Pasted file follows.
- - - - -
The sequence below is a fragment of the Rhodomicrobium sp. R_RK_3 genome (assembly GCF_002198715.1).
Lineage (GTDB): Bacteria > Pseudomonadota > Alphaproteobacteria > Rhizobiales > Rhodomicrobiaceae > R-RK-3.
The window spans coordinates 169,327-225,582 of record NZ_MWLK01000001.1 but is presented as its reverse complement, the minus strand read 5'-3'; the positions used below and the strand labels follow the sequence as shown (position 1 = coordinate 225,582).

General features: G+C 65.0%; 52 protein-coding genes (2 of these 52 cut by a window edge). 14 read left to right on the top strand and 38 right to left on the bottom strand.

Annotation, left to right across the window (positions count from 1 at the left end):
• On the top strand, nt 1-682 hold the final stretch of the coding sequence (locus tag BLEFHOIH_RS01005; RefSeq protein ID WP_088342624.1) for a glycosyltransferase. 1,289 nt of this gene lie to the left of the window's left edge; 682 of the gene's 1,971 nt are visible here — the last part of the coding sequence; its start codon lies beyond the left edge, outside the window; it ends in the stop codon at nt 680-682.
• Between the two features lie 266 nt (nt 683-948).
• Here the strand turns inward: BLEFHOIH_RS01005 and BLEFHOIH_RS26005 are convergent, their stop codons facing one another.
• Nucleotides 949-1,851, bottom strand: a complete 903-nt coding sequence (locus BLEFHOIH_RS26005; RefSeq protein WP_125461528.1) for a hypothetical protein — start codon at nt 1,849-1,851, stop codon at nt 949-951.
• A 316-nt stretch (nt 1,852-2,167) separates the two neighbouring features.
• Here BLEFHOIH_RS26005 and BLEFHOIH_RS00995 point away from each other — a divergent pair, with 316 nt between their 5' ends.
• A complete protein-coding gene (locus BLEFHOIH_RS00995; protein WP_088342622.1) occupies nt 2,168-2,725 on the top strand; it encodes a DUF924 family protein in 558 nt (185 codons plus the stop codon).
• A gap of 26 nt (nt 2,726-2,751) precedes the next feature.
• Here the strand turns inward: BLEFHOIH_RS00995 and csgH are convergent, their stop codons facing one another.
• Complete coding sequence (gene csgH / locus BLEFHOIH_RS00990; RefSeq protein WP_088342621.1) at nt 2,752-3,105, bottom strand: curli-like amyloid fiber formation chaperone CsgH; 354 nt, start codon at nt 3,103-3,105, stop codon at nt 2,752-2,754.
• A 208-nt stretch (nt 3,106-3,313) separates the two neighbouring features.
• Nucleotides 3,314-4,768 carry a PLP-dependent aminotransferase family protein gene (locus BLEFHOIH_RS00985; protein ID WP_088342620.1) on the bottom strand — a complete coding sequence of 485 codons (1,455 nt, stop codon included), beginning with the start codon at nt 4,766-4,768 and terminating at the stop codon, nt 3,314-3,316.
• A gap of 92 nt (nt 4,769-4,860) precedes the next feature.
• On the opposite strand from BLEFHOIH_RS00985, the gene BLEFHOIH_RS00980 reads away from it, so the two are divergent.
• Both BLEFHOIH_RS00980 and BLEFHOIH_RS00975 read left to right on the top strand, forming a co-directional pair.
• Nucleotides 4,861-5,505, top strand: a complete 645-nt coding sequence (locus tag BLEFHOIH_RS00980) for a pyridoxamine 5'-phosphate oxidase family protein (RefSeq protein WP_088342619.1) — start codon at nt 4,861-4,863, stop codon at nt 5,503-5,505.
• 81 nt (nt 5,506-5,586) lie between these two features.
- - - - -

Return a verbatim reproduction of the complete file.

The sequence below is a fragment of the Rhodomicrobium sp. R_RK_3 genome (assembly GCF_002198715.1).
Lineage (GTDB): Bacteria > Pseudomonadota > Alphaproteobacteria > Rhizobiales > Rhodomicrobiaceae > R-RK-3.
The window spans coordinates 169,327-225,582 of record NZ_MWLK01000001.1 but is presented as its reverse complement, the minus strand read 5'-3'; the positions used below and the strand labels follow the sequence as shown (position 1 = coordinate 225,582).

General features: G+C 65.0%; 52 protein-coding genes (2 of these 52 cut by a window edge). 14 read left to right on the top strand and 38 right to left on the bottom strand.

Annotation, left to right across the window (positions count from 1 at the left end):
• On the top strand, nt 1-682 hold the final stretch of the coding sequence (locus tag BLEFHOIH_RS01005; RefSeq protein ID WP_088342624.1) for a glycosyltransferase. 1,289 nt of this gene lie to the left of the window's left edge; 682 of the gene's 1,971 nt are visible here — the last part of the coding sequence; its start codon lies beyond the left edge, outside the window; it ends in the stop codon at nt 680-682.
• Between the two features lie 266 nt (nt 683-948).
• Here the strand turns inward: BLEFHOIH_RS01005 and BLEFHOIH_RS26005 are convergent, their stop codons facing one another.
• Nucleotides 949-1,851, bottom strand: a complete 903-nt coding sequence (locus BLEFHOIH_RS26005; RefSeq protein WP_125461528.1) for a hypothetical protein — start codon at nt 1,849-1,851, stop codon at nt 949-951.
• A 316-nt stretch (nt 1,852-2,167) separates the two neighbouring features.
• Here BLEFHOIH_RS26005 and BLEFHOIH_RS00995 point away from each other — a divergent pair, with 316 nt between their 5' ends.
• A complete protein-coding gene (locus BLEFHOIH_RS00995; protein WP_088342622.1) occupies nt 2,168-2,725 on the top strand; it encodes a DUF924 family protein in 558 nt (185 codons plus the stop codon).
• A gap of 26 nt (nt 2,726-2,751) precedes the next feature.
• Here the strand turns inward: BLEFHOIH_RS00995 and csgH are convergent, their stop codons facing one another.
• Complete coding sequence (gene csgH / locus BLEFHOIH_RS00990; RefSeq protein WP_088342621.1) at nt 2,752-3,105, bottom strand: curli-like amyloid fiber formation chaperone CsgH; 354 nt, start codon at nt 3,103-3,105, stop codon at nt 2,752-2,754.
• A 208-nt stretch (nt 3,106-3,313) separates the two neighbouring features.
• Nucleotides 3,314-4,768 carry a PLP-dependent aminotransferase family protein gene (locus BLEFHOIH_RS00985; protein ID WP_088342620.1) on the bottom strand — a complete coding sequence of 485 codons (1,455 nt, stop codon included), beginning with the start codon at nt 4,766-4,768 and terminating at the stop codon, nt 3,314-3,316.
• A gap of 92 nt (nt 4,769-4,860) precedes the next feature.
• On the opposite strand from BLEFHOIH_RS00985, the gene BLEFHOIH_RS00980 reads away from it, so the two are divergent.
• Both BLEFHOIH_RS00980 and BLEFHOIH_RS00975 read left to right on the top strand, forming a co-directional pair.
• Nucleotides 4,861-5,505, top strand: a complete 645-nt coding sequence (locus tag BLEFHOIH_RS00980) for a pyridoxamine 5'-phosphate oxidase family protein (RefSeq protein WP_088342619.1) — start codon at nt 4,861-4,863, stop codon at nt 5,503-5,505.
• 81 nt (nt 5,506-5,586) lie between these two features.